What to eat for High Cholesterol
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Answers to the most asked questions on nutrition for heart health

It can be very confusing to sift through all the information on heart healthy eating and determine the best foods to eat to lower your blood cholesterol levels. Here is the scoop on some of the latest debates on nutrition for heart health and what to do if you have elevated blood cholesterol levels. Dietitian Andrea Holwegner on Global Calgary

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  1. Should I follow a vegan or vegetarian diet?

You can find a research study that will support just about anything you want to promote or discount. There is research to support that a well-planned vegan or vegetarian eating plan is healthy for your heart. There is also research to support that consuming animal foods such as dairy, meat, poultry, and seafood (such as what is included in the Mediterranean diet) can also be included in a heart healthy eating plan.

The best heart healthy eating plan is the one you will actually follow. You don’t need a diet, you need a healthy lifestyle you can sustain for life. Follow a plan that speaks to your fooplate of salad and dressingd personality and the types of foods that you enjoy.

  1. What is the best diet to follow for my heart?

Your health and heart health depend on your whole diet, not just the type of fat you eat or any other single nutrient. The key is taking a big picture look at scientific evidence and using some common-sense advice from what your grandparents likely have always known.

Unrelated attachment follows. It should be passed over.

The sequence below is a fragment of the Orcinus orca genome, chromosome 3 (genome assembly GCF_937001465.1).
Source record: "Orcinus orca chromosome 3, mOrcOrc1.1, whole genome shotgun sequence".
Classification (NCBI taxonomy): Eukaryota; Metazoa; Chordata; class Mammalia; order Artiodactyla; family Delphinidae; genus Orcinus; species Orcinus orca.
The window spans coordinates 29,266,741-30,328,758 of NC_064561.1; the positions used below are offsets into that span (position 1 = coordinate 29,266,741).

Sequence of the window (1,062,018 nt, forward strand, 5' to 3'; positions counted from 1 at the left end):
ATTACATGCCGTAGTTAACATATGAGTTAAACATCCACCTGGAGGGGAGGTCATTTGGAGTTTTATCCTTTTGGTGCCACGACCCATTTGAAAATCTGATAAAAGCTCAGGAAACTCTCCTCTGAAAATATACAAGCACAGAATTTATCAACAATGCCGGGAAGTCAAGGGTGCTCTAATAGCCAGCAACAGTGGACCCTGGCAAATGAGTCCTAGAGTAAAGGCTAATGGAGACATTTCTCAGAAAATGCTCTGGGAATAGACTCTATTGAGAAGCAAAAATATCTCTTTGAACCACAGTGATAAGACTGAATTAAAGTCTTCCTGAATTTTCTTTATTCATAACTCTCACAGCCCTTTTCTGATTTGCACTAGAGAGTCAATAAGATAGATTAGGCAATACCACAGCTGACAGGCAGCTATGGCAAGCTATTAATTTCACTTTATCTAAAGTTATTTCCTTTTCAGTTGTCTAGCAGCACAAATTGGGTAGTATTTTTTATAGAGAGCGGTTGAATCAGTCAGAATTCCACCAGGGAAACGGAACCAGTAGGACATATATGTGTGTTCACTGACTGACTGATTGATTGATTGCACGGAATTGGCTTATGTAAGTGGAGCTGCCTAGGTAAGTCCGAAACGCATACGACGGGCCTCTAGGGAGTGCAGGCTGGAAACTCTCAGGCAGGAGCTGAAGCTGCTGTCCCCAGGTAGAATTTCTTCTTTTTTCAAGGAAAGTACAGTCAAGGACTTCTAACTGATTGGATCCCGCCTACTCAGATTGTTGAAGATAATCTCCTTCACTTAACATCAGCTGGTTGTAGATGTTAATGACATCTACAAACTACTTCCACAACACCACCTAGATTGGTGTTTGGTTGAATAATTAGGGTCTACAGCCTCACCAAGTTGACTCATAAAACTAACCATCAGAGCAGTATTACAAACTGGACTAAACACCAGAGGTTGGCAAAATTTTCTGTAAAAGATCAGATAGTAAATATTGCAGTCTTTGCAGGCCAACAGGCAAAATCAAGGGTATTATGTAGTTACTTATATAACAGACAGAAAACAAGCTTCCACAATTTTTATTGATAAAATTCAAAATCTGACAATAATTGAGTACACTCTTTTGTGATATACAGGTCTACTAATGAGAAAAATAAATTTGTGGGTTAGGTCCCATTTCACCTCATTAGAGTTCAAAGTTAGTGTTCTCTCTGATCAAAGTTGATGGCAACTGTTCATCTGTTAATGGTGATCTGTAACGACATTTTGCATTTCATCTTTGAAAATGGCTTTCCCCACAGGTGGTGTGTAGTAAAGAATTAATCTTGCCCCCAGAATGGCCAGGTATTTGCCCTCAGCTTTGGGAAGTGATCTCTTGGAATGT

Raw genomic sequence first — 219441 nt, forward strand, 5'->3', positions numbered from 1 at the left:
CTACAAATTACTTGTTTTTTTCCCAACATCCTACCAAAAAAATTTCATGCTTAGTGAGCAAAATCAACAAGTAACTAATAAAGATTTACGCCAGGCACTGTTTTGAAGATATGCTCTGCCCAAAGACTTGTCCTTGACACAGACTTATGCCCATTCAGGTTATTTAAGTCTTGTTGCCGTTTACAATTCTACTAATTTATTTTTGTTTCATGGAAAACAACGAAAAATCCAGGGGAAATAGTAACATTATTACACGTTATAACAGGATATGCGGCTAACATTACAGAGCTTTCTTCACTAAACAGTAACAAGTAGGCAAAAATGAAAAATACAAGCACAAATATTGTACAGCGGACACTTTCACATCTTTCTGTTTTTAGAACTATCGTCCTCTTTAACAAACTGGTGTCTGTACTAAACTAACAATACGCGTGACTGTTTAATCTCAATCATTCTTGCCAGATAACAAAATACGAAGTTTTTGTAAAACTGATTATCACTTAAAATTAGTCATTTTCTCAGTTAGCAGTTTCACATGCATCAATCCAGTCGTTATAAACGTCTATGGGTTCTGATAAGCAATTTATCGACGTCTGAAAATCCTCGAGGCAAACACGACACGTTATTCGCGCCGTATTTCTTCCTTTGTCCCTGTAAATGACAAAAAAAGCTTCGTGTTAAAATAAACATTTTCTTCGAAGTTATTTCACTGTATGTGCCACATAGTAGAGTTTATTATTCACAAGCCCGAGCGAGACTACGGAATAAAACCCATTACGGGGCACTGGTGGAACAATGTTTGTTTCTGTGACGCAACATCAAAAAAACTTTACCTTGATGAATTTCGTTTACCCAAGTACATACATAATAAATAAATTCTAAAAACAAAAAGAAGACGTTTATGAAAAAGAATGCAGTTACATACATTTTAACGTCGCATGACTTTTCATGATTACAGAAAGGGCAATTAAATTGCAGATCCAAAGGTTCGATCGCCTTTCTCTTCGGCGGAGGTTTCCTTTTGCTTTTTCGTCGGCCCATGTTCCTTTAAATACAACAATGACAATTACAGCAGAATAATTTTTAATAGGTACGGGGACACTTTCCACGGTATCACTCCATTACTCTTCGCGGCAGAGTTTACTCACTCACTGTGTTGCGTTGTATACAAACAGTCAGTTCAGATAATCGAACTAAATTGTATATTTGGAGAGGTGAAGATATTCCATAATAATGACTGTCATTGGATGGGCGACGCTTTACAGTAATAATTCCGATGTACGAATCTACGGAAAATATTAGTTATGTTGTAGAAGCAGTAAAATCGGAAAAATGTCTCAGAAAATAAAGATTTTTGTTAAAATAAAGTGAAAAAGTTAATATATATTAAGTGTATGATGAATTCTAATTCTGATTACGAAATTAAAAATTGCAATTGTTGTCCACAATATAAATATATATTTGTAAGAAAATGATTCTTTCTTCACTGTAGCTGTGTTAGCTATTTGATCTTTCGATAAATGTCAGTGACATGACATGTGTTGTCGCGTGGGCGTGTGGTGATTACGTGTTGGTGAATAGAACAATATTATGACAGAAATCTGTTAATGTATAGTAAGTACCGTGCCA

Eat plenty of whole foods that you can recognize as food (without a complicated label with long lists of ingredients). Emphasize plant based foods such as vegetables, fruit, whole grains, nuts, seeds and legumes. If you wish to consume animal foods go with those that are minimally processed with lower levels of sodium and sugar.

Also note that trans fats are a particularly negative class of fat found in packaged and processed foods such as deep fried items, commercial baked goods and pastries. Read food labels and be sure to limit foods that contain hydrogenated vegetable oil and shortening.

However, remember you don’t need to be extreme – there is always room for your favorite soulful foods such as sweets and savoury foods that are chosen for taste and enjoyment. You can eat anything, just not everything – heart healthy living is all about being intentional about your overall choices.

  1. What is the #1 most important change to make to reduce high cholesterol?

The single most effective nutrition strategy to lower your blood cholesterol levels (and blood pressure) is to lose weight if you are overweight. Even small changes in your weight can have a significant change on your blood cholesterol level. The best weight loss diet is going to be based on your food philosophy and which diet you can actually sustain.avocado

Working with an experienced Registered Dietitian that can work with you on a customized plan to help you determine what, when and how much to eat along with everyday meal ideas that work within the types of food you enjoy and take into account your cooking skill, if you eat out often and your family situation. In our Calgary dietitian practice we also find the vast majority of our clients also need ongoing support and strategies to help them with emotional eating, managing cravings and accountability.

  1. Are foods such as butter and cheese that are high in saturated fat bad for my heart?

The answer to this question is both yes and no.

Traditionally it was thought that saturated fat was harmful for heart health. Saturated fats are found in heavily marbled meats, the skin on poultry, butter, margarine, tropical oils (coconut oil, palm oil, cocoa butter), and high fat-dairy foods such as cheese.